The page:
But if we cannot ourselves hold to the principle that the right to express views must be defended even when the views offend listeners, including ACLU members, we can hardly call on governments to follow that principle.
—Abba P. Lerner, ACLU’s Grievous Mistake,” The New York Times, 1978
Based on this sentence, we can conclude that Mr. Lerner is qualifying an already existing position of others.
Institutions stop teaching and set aside entire weeks for [comprehensive final] tests. Some even give students extra days without classes before exam week to prepare. Legends of all-nighters . . . abound. Clearly, many alumni have fond memories of these academic hell weeks—of having survived and proved themselves. Yet maybe this great tradition is dysfunctional.
—Karl L. Schilling and Karen Maitland Schilling,
“Final Exams Discourage True Learning,” Chronicle of Higher Education, February 2, 1994
In this example, Mr. and Mrs. Schilling are making known to their audience their personal opinion about days being set aside for final exam prep on college campuses.
Recognition time! You should allow yourself some practice time recognizing arguments when you see them—their subjects, points of view and purpose.
1. The easiest thing is to go to your school newspaper and read the editorial page and the letters to the editor. This, alone, will provide more than enough practice material.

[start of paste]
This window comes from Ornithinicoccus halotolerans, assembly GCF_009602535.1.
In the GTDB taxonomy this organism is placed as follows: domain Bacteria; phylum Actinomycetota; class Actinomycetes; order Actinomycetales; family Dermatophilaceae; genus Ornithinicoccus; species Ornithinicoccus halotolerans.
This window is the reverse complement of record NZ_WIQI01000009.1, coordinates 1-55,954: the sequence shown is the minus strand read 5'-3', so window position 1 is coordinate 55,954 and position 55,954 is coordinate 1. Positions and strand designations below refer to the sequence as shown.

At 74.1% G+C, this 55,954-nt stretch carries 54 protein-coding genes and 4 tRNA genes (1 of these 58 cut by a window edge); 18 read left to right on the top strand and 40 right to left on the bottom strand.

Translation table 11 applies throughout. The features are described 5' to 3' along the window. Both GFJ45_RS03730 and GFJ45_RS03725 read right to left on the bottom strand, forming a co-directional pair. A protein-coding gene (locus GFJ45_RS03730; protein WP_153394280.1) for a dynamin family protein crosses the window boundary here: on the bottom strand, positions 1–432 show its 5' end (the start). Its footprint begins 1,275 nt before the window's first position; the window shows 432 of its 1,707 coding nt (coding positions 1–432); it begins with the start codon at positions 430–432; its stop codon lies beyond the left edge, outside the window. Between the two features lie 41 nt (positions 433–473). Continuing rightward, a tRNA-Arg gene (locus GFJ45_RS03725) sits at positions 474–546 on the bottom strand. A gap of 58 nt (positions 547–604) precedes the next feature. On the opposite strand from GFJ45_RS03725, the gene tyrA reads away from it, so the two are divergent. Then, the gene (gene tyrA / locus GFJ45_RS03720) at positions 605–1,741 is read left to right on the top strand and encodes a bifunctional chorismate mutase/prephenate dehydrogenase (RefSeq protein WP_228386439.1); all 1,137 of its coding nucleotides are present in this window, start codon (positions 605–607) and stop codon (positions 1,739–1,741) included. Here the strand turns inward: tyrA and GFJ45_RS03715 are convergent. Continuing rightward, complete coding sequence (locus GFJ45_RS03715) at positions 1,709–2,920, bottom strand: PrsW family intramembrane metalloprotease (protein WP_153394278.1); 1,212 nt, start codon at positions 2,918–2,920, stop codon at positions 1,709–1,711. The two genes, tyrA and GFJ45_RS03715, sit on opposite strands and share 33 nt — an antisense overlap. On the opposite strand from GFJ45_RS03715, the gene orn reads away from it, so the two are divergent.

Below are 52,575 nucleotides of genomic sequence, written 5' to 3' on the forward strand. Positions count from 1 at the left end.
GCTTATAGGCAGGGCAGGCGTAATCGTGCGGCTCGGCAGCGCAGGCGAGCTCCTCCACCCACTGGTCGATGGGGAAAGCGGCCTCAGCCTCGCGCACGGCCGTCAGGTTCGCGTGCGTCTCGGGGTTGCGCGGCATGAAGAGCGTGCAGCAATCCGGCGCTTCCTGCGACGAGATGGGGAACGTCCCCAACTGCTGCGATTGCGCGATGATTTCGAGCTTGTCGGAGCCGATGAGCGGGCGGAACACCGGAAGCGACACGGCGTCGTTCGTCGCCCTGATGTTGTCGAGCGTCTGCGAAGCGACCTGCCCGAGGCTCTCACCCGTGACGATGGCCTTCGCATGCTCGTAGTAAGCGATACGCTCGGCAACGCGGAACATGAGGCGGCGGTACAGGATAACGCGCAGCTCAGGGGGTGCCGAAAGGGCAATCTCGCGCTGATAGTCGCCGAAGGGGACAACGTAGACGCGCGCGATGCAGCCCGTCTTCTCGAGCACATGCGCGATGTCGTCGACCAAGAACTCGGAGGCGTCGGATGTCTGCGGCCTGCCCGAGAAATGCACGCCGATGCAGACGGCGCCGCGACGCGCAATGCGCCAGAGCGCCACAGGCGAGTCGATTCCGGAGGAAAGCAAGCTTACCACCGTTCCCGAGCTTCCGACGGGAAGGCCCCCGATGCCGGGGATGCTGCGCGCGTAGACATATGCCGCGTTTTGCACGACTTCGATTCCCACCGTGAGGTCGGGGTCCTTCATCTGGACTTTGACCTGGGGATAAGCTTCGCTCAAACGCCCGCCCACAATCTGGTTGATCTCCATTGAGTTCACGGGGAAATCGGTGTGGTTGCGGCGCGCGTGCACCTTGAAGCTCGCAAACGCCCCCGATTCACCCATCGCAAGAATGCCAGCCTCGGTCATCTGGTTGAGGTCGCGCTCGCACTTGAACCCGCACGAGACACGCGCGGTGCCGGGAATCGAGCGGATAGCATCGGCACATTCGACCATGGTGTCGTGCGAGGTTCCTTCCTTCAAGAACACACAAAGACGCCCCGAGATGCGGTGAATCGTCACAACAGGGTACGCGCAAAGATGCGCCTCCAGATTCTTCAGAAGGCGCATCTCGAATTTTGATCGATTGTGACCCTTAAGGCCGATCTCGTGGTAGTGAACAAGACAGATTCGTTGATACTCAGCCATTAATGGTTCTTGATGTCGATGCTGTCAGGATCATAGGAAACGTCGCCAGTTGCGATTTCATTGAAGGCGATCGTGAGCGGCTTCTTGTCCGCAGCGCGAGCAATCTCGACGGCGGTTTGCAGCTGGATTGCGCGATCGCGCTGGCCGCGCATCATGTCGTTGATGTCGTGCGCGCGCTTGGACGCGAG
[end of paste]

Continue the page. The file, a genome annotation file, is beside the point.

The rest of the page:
2. Want still more? Do the same thing with your local newspaper.
3. During election season, why not take a look at the TV ads of politicians running for office. This is a truly fertile field to harvest.
Once you know your subject, your purpose, and the type of audience you’ll be writing for, you can continue with the prewriting routine by deciding on what type of argument you’ll construct. Are you going to base it on your own reputation and experience? Will you construct your argument based on logic or reason? Or, do you want to appeal to the emotions of your audience?
Our writer is interested in the “winner takes all” versus the “proportional” forms of representation in government assemblies and parliaments. Based on his own experience, observation, and research, our writer has quite strong feelings about the value, honesty, and viability of proportional representation. He would very much like to defend his own assertion about the two different forms. He is not an expert in either field but has done some in-depth reading and has watched a number of Public Broadcasting specials on the topic. Because of this, he decides against using an argument that is based on his own experience and reputation in this area. Therefore, he must choose between the other two types. Because his audience is a general one and one with myriad opinions and backgrounds, our writer believes an appeal to logic and reason will provide his best argument.
Feel the ideas kick into gear. It’s time for you to take a stand. Choose a subject or issue about which you have a strong opinion.